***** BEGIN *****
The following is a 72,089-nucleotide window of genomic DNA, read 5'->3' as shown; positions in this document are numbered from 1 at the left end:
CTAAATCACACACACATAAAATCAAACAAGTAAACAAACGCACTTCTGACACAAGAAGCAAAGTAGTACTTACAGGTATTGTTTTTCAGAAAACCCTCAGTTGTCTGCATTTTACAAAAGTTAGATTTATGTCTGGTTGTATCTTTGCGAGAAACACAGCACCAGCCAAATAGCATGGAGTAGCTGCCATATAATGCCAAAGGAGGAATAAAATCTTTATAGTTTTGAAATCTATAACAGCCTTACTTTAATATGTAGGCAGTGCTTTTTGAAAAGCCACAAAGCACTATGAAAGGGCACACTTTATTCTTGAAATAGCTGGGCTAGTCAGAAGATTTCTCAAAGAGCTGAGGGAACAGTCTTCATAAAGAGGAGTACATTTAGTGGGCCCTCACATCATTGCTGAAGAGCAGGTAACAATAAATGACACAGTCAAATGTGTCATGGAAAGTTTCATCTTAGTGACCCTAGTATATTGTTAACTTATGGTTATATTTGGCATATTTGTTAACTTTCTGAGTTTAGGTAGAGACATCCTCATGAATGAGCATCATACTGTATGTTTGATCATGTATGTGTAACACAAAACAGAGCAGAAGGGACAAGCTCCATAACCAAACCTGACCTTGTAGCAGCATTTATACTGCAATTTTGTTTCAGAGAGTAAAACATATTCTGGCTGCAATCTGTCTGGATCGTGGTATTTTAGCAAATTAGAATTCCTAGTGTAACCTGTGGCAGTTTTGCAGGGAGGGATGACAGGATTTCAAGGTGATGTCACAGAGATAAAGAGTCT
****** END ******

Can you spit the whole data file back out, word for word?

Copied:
The following is a 72,089-nucleotide window of genomic DNA, read 5'->3' as shown; positions in this document are numbered from 1 at the left end:
CTAAATCACACACACATAAAATCAAACAAGTAAACAAACGCACTTCTGACACAAGAAGCAAAGTAGTACTTACAGGTATTGTTTTTCAGAAAACCCTCAGTTGTCTGCATTTTACAAAAGTTAGATTTATGTCTGGTTGTATCTTTGCGAGAAACACAGCACCAGCCAAATAGCATGGAGTAGCTGCCATATAATGCCAAAGGAGGAATAAAATCTTTATAGTTTTGAAATCTATAACAGCCTTACTTTAATATGTAGGCAGTGCTTTTTGAAAAGCCACAAAGCACTATGAAAGGGCACACTTTATTCTTGAAATAGCTGGGCTAGTCAGAAGATTTCTCAAAGAGCTGAGGGAACAGTCTTCATAAAGAGGAGTACATTTAGTGGGCCCTCACATCATTGCTGAAGAGCAGGTAACAATAAATGACACAGTCAAATGTGTCATGGAAAGTTTCATCTTAGTGACCCTAGTATATTGTTAACTTATGGTTATATTTGGCATATTTGTTAACTTTCTGAGTTTAGGTAGAGACATCCTCATGAATGAGCATCATACTGTATGTTTGATCATGTATGTGTAACACAAAACAGAGCAGAAGGGACAAGCTCCATAACCAAACCTGACCTTGTAGCAGCATTTATACTGCAATTTTGTTTCAGAGAGTAAAACATATTCTGGCTGCAATCTGTCTGGATCGTGGTATTTTAGCAAATTAGAATTCCTAGTGTAACCTGTGGCAGTTTTGCAGGGAGGGATGACAGGATTTCAAGGTGATGTCACAGAGATAAAGAGTCT